BRIEF DESCRIPTION OF THE INVENTION In carrying out the invention an audio frequency signal is divided into separate component signals by a frequency dividing crossover network. The component signals are in adjacent frequency ranges and have complementary frequency characteristics in the overlapping frequency regions. A loudspeaker is provided for each of the component signals. There is also provided means for connecting each of the component signals produced by the crossover network to a corresponding loudspeaker with the connecting means connecting the low frequency component to the low frequency loudspeaker including an amplifier having a nonreactive output circuit connected directly to the low frequency loudspeaker.
BRIEF DESCRIPTION OF THE DRAWINGS The preferred embodiments of the invention are shown in the following drawings in which like elements are identified by like reference characters:
FIG. 1 is a circuit diagram of one form of the invention for a two channel system;
FIG. 2 is a circuit diagram of a preferred form of the invention for a three channel system,
FIG. 3 is a circuit for the power amplifier of FIG. 1,
FIG. 4 is a circuit for the power amplifier of FIG. 2.
DESCRIPTION OF THE PREFERRED EMBODIMENTS Referring to FIG. 1, the transducer 10 converts a signal such as the mechanical motion of a phonograph needle to an electrical signal whose wave shape represents the audio signal to be reproduced as sound waves. The transducer 10 is connected by line 12 to preamplifier 14 for amplification from the low level found at the output of the transducer to a level useful as an input for power amplification. The preamplifier usually incorporates any circuits which may be necessary for modifying the transducer output to compensate for characteristics of the transducer and the recorded material from which the transducer is receiving its input. Also, any necessary tone controls are usually incorporated in the preamplifier.
The preamplifier 14 is connected by line 16 to a frequency dividing crossover network, usually known in the art simply as a crossover network and shown in FIG. 1 within the dashed block 18. Since the reproduction system of FIG. 1 is a two channel system using only two loudspeakers, it is only necessary for the frequency dividing network to divide the signal on line 16 into two component signals in adjacent frequency ranges-a low range to supply the low frequency loudspeaker 20 and a high range to supply the high frequency loudspeaker 22. This frequency division is carried out by a series circuit consisting of resistor R1, capacitor C1, and resistor R2 with its variable tap 28. This series circuit is connected between line 16 and ground as shown in FIG. 1.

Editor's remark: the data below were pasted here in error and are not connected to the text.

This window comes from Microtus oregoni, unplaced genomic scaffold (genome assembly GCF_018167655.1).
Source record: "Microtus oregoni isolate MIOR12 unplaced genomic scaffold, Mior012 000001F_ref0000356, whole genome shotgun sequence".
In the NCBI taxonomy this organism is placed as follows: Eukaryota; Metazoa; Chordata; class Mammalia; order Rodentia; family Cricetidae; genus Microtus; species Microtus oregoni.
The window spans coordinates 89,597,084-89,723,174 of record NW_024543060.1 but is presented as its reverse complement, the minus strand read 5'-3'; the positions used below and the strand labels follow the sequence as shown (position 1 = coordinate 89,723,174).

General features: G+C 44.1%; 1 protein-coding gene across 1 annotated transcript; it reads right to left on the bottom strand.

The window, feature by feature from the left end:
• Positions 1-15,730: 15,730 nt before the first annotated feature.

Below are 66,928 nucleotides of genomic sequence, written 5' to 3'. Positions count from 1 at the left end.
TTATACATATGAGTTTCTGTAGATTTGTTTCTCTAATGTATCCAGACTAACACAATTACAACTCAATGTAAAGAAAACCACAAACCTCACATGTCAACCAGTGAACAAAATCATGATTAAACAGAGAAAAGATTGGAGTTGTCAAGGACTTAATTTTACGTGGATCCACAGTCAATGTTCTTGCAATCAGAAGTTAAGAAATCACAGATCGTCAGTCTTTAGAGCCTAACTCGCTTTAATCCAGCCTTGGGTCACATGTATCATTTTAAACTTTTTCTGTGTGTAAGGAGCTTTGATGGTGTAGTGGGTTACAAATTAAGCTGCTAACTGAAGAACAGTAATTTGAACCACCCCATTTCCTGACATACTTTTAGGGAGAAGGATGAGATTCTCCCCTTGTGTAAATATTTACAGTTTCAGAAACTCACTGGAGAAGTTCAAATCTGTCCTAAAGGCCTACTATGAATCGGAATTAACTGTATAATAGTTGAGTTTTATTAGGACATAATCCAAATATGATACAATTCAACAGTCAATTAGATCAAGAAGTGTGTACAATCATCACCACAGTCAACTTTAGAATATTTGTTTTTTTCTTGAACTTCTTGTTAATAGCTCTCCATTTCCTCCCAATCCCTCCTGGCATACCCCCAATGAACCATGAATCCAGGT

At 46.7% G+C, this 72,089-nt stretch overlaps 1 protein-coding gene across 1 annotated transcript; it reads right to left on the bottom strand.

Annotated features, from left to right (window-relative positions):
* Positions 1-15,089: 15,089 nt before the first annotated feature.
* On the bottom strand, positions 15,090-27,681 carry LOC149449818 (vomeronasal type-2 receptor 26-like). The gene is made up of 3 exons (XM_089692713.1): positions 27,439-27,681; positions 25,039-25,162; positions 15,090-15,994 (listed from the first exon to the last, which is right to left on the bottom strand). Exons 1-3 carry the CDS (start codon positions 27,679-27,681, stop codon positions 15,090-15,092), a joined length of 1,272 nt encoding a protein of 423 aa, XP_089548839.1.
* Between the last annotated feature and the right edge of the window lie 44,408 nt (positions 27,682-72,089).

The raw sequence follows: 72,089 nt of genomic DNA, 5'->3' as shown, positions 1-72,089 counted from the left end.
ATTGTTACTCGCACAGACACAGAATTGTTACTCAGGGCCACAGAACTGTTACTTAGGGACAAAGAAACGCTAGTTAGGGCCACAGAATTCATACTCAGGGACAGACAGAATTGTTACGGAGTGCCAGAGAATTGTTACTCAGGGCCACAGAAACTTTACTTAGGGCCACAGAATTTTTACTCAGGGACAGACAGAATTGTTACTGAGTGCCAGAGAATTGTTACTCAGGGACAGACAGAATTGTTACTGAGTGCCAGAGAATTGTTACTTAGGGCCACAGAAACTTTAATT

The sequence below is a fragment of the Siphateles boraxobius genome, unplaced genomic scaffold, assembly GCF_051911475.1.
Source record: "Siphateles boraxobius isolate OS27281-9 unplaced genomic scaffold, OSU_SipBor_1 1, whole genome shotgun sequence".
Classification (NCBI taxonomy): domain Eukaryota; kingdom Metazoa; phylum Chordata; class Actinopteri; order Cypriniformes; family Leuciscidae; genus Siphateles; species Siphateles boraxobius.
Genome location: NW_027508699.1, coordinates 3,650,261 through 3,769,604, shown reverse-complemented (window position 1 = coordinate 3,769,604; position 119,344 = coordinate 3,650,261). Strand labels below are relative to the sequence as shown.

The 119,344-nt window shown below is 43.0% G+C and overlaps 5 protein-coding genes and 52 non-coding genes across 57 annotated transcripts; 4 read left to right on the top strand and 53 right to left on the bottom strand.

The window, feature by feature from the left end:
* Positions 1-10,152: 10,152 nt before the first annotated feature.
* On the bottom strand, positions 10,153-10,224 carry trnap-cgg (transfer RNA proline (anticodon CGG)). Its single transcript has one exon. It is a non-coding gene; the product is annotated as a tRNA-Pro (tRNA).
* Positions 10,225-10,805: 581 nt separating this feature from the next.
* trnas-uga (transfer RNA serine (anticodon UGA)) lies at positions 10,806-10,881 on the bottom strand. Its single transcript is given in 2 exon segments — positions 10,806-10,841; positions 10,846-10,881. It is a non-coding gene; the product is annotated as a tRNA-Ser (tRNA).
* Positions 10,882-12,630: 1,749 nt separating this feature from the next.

The combination of resistor R1 and capacitor C1 causes the low frequency portion of the signal supplied from line 16 to be supplied on line 32 to the power amplifier 34 by way of a dc. blocking capacitor C6. In amplifier 34 the low frequency portion of the signal is amplified sufficiently to produce the power needed to drive the low frequency loudspeaker 20. The connection from amplifier 34 is through line 36 to one terminal of loudspeaker 20 and from the other terminal of loudspeaker 20 to ground.
The higher frequencies in the signal on line 16 are shunted across the input amplifier 34 by the combination of capacitor C1 and resistor R2 so that a portion of the potential drop across resistor R2, as picked off by tap 28, provides the input signal for high frequency power amplifier 38 by way of connection 40. Contact 28 is adjusted to give an acoustic output from the high frequency loudspeaker which will balance that from the low frequency loudspeaker. The low frequency loudspeaker normally requires a much greater driving power than the high frequency loudspeaker because of the greater efficiency of the latter.
Amplifier 38 supplies the power to drive the high frequency loudspeaker 22. The connection of the output of amplifier 38 to one terminal of its associated loudspeaker 22 is by way of line 41 with the other terminal of loudspeaker 22 being con nected to ground.
The values for the elements of the frequency dividing network are, of course, chosen in accordance with the desired overlapping frequency region. For example, to obtain an overlapping frequency region centered around a nominal 800 hz frequency the values for the elements may be R1 47,000 ohms, C1 0.005 microfarads, and R2 4,700 ohms. The blocking capacitor may have a value of 1.0 microfarad.
The amplifiers 34 and 38 are noted as being amplifiers of the type A1. A preferred circuit for an amplifier of this type is shown in FIG. 3 and 4 taken together. As will be described subsequently, the amplifiers are differential amplifiers of the direct coupled type.
For the purposes of this invention a direct coupled amplifier may be defined as an amplifier capable of amplifying d.c. signals and signals in the audio spectrum including the normal harmonic content.